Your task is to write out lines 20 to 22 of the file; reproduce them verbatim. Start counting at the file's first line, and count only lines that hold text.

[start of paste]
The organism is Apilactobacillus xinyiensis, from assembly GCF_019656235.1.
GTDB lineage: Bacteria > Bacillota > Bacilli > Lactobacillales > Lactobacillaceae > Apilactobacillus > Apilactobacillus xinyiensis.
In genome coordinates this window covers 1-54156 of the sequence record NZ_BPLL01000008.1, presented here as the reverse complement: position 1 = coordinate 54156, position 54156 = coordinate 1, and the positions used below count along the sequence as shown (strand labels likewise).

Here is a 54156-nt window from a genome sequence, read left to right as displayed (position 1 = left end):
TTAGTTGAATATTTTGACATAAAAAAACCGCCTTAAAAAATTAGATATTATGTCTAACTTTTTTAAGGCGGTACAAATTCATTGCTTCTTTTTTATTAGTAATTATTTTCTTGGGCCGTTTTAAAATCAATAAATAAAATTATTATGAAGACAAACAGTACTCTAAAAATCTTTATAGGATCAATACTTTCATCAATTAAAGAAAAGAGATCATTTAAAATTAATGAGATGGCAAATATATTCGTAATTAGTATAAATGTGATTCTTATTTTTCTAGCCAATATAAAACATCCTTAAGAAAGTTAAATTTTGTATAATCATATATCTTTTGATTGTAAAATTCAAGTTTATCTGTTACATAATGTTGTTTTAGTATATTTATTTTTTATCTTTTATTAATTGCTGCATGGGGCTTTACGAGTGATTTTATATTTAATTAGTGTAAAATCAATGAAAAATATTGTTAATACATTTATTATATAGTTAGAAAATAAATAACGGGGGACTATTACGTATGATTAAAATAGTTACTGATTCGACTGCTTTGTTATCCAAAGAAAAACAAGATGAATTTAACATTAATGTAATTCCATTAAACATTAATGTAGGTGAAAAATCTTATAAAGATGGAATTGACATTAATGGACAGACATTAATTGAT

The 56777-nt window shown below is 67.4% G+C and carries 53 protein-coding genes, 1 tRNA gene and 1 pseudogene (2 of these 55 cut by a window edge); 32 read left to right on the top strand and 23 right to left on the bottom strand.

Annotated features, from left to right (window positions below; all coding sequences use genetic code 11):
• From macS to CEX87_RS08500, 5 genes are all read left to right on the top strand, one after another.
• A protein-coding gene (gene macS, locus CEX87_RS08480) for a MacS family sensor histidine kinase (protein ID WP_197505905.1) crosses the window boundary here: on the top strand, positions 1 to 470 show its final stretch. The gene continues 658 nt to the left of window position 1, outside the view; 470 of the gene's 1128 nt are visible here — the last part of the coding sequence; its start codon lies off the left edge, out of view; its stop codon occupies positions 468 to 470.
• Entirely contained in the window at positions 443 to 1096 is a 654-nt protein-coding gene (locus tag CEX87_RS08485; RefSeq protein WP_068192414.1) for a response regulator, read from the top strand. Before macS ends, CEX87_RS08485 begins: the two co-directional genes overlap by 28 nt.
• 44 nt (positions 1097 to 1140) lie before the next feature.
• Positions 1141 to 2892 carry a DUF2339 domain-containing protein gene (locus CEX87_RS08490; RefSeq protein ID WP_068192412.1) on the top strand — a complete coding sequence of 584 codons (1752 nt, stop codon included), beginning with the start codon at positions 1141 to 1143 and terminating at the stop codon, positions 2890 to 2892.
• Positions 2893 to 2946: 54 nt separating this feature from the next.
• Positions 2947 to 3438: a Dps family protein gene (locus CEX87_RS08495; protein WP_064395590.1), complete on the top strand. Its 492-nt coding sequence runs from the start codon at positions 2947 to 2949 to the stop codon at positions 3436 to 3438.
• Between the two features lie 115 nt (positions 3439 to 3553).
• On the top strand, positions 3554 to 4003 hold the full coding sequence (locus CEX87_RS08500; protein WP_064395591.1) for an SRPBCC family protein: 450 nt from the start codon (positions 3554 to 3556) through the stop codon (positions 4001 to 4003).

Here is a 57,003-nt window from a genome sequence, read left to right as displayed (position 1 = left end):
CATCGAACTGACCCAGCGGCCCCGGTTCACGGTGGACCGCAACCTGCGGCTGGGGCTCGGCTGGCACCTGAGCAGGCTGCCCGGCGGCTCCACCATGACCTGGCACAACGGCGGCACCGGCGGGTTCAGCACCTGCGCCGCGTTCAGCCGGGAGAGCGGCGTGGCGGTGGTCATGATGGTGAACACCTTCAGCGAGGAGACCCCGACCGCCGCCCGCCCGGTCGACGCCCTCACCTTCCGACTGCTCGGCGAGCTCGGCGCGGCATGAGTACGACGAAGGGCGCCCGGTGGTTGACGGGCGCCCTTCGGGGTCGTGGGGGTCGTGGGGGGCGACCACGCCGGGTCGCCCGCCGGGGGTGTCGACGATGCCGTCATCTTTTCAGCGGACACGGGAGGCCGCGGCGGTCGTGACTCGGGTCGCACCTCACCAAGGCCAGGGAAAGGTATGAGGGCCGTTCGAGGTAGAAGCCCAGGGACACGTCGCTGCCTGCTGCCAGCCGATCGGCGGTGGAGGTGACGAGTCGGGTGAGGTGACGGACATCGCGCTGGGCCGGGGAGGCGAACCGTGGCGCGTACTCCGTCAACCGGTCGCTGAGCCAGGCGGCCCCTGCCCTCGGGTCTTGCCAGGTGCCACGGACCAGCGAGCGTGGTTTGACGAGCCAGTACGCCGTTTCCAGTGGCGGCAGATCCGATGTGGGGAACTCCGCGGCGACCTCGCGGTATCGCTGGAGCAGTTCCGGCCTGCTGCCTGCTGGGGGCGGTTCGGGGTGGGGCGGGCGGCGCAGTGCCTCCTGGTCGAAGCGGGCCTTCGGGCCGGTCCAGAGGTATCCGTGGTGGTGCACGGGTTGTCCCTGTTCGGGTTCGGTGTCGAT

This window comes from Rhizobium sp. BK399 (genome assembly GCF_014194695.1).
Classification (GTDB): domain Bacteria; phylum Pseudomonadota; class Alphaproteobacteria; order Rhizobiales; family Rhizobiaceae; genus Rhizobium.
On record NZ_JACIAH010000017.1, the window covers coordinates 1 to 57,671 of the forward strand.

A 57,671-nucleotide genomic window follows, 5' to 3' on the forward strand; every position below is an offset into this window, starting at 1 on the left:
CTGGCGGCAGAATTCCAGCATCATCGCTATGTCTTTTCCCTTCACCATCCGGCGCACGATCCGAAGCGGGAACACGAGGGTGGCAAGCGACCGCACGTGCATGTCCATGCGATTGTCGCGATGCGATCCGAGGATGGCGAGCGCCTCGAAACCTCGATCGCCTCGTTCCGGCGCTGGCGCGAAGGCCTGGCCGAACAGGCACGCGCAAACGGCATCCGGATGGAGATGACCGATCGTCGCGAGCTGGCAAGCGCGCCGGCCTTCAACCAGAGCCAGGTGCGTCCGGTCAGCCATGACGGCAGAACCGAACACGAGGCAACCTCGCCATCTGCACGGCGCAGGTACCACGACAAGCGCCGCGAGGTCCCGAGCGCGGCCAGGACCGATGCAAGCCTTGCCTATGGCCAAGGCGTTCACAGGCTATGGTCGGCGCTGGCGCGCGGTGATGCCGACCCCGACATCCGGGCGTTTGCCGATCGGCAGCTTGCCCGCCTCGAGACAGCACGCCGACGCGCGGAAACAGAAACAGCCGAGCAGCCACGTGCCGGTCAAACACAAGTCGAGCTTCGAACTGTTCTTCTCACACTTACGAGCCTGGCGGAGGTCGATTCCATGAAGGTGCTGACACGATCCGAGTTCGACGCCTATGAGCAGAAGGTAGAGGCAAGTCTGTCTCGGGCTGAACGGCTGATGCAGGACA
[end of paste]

Classification (GTDB): domain Bacteria; phylum Pseudomonadota; class Alphaproteobacteria; order Rhizobiales; family Rhizobiaceae; genus Rhizobium.
On record NZ_JACIAH010000017.1, the window covers coordinates 1 to 57,671 of the forward strand.

A 57,671-nucleotide genomic window follows, 5' to 3' on the forward strand; every position below is an offset into this window, starting at 1 on the left: